In the 50th year of the Bond franchise, it’s not surprising that age is on the mind of the world’s most famous secret agent. However Skyfall isn’t just a consideration of 007’s continuing value, but the value of hard-won wisdom in a world that worships the young.
Daniel Craig enters this 36th film and promptly dies before the classic titles roll. It seems a bullet has finally arrived with Bond’s name on it. But viewers will be ready for his resurrection, knowing there are still 120 minutes to go, and neither should they be fooled by the retention of the current 007. Skyfall is a deliberate reboot of the franchise in an age that has been seduced by the youthful, more practical Jason Bourne. This latest installment still includes all of the Bond basics: Judi Dench return’s as Bond’s cranky controller, M; Naomi Harris plays a buxom new Bond-girl Eve; there’s a heart-stopping car chase through Istanbul’s Grand Bazaar; and James even manages a classic quip as one of his would-be assassins is eaten by a Komodo dragon – “It’s the circle of life.” Oh how we laughed … however there are just as many scenes dedicated to translating 007 into a more serious 21st century.
Youth versus experience
Skyfall introduces us to Ben Whishaw as the new ‘Q’. At 20-something he represents the practical, cut down version of the officeless quartermaster branch. He meets James in the National Gallery to hand over his equipment for his coming assignment. It consists of one small case containing a pistol and a transmitter:
Bond: A gun and a radio? It’s hardly Christmas.
Q: Were you expecting an exploding pen? We don’t really go in for that any more.
Youth verses experience, change verses tradition is the theme that subtly colours every aspect of the new Bond. MI6 has exchanged its flashy Thames-side building for the tunnels surrounding Churchill’s former war rooms. It’s facing a much more believable villain who has no grand plans for golden space cannons, just a cold plate of revenge. A government review committee is questioning the efficiency of the organisation in general and M’s leadership in particular. And 007 himself has just narrowly survived a review that demonstrated there were younger agents with better health and accuracy available. Make no mistake, there is a battle going on that has nothing to do with bullets:
Q: Age is no guarantee of efficiency.
Bond: And youth is no guarantee of inspiration.
Bond goes on to effectively demonstrate not only that old dogs can learn new tricks, but some of the old tricks surpass the new ones. But there is a darker side to the past that drives the action. Prior to an explosion, M’s computer flashes the message, ‘Think on your sins’, indicating there are some things in our past we would rather not have on our resumes. “Regret is unprofessional,” Dench says, delivering the ultimate pragmatism. But in fact M’s mistakes stand a good chance of destroying her along with the rest of MI6.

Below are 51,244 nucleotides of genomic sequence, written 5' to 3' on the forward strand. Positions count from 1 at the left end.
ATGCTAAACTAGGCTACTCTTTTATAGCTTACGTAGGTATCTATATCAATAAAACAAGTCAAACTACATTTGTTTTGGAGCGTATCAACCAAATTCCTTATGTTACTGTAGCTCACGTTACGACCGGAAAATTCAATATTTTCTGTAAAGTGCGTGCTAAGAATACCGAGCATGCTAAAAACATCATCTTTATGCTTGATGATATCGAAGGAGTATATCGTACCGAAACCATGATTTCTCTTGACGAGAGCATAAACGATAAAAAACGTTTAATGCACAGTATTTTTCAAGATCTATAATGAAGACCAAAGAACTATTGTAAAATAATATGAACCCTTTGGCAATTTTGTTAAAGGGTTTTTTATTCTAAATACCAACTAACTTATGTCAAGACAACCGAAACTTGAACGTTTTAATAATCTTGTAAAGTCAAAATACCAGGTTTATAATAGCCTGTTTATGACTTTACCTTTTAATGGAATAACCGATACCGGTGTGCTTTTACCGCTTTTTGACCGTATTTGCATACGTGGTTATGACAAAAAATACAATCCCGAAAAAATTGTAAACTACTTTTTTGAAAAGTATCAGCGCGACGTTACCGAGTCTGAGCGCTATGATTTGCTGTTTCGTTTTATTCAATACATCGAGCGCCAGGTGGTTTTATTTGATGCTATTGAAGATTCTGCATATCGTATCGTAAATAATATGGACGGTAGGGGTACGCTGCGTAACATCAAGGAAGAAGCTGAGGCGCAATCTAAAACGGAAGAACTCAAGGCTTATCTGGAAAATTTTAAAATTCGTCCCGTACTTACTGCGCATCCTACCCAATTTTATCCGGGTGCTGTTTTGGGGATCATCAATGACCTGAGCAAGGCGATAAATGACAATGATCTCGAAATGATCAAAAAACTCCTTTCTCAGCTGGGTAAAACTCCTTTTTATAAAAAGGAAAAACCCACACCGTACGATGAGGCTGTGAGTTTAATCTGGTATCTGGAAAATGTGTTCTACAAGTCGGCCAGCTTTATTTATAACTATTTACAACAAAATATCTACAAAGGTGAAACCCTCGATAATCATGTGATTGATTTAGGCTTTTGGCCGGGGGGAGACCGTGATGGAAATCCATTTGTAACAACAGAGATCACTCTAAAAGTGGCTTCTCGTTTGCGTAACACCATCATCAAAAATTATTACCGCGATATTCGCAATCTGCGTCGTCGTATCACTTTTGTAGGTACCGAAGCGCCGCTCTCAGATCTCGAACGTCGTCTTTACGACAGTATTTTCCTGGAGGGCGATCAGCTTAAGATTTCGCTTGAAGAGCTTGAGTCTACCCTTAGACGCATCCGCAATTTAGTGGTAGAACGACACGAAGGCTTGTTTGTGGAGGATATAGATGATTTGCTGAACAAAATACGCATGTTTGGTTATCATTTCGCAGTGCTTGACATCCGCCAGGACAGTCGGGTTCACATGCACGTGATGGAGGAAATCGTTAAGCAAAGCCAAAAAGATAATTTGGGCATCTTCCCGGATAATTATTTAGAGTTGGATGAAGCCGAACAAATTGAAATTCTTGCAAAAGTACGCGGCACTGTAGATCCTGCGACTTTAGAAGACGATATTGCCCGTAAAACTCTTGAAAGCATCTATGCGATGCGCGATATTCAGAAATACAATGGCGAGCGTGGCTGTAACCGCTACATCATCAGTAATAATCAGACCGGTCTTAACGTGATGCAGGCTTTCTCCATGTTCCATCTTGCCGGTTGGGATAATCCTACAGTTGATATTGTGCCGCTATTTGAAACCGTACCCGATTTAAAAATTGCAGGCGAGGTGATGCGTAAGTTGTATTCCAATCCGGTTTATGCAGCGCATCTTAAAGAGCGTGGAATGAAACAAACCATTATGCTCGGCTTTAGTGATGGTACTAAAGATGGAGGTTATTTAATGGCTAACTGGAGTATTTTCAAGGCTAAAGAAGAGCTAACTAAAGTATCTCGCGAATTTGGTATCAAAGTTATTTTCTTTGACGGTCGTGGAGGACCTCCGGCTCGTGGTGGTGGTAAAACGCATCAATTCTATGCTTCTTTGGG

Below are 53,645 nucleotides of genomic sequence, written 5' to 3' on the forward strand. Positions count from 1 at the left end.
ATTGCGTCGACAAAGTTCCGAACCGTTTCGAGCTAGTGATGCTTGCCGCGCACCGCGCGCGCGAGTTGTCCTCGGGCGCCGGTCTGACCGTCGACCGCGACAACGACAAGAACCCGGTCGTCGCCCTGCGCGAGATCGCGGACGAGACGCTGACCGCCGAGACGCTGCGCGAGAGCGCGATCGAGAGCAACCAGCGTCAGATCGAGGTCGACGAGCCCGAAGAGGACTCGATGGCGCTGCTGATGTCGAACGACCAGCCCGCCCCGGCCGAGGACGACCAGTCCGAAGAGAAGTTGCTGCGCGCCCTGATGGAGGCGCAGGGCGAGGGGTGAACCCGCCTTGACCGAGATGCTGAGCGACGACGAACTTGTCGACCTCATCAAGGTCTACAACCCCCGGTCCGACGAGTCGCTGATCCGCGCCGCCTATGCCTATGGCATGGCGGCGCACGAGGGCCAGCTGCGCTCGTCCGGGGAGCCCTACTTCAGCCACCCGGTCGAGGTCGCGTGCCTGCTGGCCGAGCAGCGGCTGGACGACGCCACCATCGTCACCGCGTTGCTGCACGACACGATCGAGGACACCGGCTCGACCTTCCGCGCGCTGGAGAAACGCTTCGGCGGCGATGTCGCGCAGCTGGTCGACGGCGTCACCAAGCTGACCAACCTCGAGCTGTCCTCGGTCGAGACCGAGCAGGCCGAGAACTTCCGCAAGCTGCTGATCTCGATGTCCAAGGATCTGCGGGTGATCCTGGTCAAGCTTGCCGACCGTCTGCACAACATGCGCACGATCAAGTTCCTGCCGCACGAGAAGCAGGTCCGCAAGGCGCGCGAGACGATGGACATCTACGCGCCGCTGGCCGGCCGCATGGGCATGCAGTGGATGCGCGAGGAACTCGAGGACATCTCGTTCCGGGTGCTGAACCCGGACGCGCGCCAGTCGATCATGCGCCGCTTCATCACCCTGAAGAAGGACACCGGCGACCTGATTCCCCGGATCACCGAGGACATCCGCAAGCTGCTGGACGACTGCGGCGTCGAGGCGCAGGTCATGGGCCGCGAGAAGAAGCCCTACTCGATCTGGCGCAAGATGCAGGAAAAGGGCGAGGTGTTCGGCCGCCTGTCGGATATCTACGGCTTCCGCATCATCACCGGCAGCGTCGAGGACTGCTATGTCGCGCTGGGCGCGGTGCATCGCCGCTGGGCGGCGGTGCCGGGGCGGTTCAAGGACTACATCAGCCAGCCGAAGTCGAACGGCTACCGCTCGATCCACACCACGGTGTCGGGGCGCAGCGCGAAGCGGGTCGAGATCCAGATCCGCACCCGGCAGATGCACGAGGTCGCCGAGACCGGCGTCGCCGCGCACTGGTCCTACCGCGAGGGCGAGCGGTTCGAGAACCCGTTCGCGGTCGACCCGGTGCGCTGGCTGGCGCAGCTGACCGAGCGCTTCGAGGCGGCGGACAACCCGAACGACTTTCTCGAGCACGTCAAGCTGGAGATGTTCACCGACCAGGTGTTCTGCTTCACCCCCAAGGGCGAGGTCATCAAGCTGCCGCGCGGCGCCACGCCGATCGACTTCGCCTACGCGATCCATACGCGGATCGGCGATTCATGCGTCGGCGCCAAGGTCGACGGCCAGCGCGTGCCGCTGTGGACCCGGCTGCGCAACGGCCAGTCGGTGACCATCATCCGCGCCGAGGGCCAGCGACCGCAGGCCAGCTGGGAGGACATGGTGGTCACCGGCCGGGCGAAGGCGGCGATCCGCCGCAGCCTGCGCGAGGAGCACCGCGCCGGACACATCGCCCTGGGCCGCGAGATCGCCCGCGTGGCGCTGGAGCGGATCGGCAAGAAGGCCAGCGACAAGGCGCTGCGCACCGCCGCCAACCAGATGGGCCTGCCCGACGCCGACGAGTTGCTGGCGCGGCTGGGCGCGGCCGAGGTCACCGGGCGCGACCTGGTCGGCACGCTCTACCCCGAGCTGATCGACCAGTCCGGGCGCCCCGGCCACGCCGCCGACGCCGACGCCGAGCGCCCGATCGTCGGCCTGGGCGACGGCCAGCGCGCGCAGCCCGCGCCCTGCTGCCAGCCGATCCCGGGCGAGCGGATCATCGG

Clear all the spent shell casings and sports cars away and you’ll actually see quite a thoughtful consideration of the power of the past to make or break human beings. For thousands of years the Bible has warned that our failures can’t simply be ignored – ‘Be sure, your sins will find you out.’ (Numbers 32:23). But there is a corollary to this: turning to our past can actually deliver us. James actually finds his practical salvation by taking filmgoers on a journey into his troubled childhood. God promises a salvation that requires no privileged background or specialist training, only a return to a faith that was part of Australia’s infancy:
“Therefore repent and turn back, so that your sins may be wiped out, that seasons of refreshing may come from the presence of the Lord.” (Acts 3:19)
Watching Skyfall with your kids
Bond is suitable fare for older teens and probably represents a good excuse for some father-son time. The violence is more implied than shown and there’s no language that would make a Bond girl blush, though James does provide some assistance in a misty shower. When the smoke has cleared I would consider some of the following questions:
- There were some doubts about James at the beginning of the film – what does he prove by the end?
- Is ‘new’ and ‘modern’ actually the same thing as best? Does the same go for ideas?
- How does remembering his past help James? How could it help us?
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